Myths About Hospice 

Myth: Hospice is a place.

Truth: Hospice is a concept of care for you and your family. Hospice can take place anywhere you call home – your house, board and care, nursing home, assisted living facility, etc.

 

Myth: Hospice is only for cancer patients.

Truth: Anyone with a disease causing a limited life expectancy of six months or less (as determined by two physicians) is eligible for hospice care. In addition to cancer, some common hospice diagnoses are Alzheimer’s disease and other types of dementia, chronic obstructive pulmonary disease (COPD), congestive heart failure (CHF), stroke (CVA) and Lou Gehrig’s disease (ALS).

 

Myth: Hospice is only for the patient.

Truth: Hospice focuses on the family as well as your individual care. While the hospice team works with   you to achieve your goals of care, the team also focuses on family, friends, and caregivers to offer emotional support and education about the disease process and caring for their loved one.

 

Myth: Hospice is for the last days of life.

Truth: A person is eligible for hospice when his/her life expectancy is six months or less. One of the most common comments we hear is, “I wish we had started hospice services sooner.”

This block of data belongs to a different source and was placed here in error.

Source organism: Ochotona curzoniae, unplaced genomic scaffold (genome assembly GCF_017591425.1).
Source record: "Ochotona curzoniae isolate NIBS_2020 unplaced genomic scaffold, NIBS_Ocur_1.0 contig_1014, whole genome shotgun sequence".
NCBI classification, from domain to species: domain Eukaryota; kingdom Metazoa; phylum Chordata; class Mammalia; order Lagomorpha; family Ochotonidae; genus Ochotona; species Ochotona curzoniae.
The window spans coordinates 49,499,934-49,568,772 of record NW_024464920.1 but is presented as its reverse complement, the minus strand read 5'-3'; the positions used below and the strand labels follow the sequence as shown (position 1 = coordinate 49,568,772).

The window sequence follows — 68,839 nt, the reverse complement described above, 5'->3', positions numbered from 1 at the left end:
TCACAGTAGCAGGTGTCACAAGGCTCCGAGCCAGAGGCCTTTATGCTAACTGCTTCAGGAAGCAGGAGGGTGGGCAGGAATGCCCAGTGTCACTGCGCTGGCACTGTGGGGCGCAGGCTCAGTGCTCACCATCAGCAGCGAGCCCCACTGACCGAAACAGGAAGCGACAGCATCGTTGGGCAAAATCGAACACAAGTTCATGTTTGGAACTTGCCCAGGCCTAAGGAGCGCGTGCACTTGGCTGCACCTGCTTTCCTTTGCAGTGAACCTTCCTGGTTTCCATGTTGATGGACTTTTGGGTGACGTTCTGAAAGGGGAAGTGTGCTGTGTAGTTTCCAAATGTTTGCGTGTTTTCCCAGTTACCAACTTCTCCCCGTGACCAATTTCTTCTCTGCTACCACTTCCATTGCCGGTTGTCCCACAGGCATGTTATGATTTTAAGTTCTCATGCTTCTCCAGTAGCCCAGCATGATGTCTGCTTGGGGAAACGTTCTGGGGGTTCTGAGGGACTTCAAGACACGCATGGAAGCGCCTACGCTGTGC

Myth: Hospice will provide daily care.

Truth: While hospice provides many services, including intermittent visits from nurses, social workers, chaplains, hospice aides and volunteers, it does not provide services for daily personal care (dressing, toileting, meals, feeding, keeping the patient clean, etc.), daily medication administration nor heavy transfers. Around the clock care needs are provided by family, friends, paid caregivers, and/or facility staff.

 

Myth: Hospice is about dying.

Truth: Hospice is about living. With the help of hospice, you can live the last days, weeks and even months of your life more fully – utilizing the expertise of the Hospice team and focusing on the things that matter most to you.

 

Myth: Hospice is expensive
Truth: Hospice care is paid for by Medicare, Medi-Cal and private insurance. For patients with no insurance there is a sliding scale. Once enrolled in Hospice, all patients and families receive the same services including medications and equipment related to the terminal diagnosis and the care from a team of professionals.

Myth: A doctor has to make a referral to Hospice

Truth: Anyone can request a no-cost, no-obligation evaluation or information visit from Hospice, whether the patient resides in a private home or a care facility.

 

Myth: Hospice hastens death
Hospice does nothing to hasten a person’s death or artificially prolong their life. Studies have found that Hospice patients actually lived longer than those not receiving Hospice care.

AdobeStock_321750406.jpeg
AdobeStock_321461789.jpeg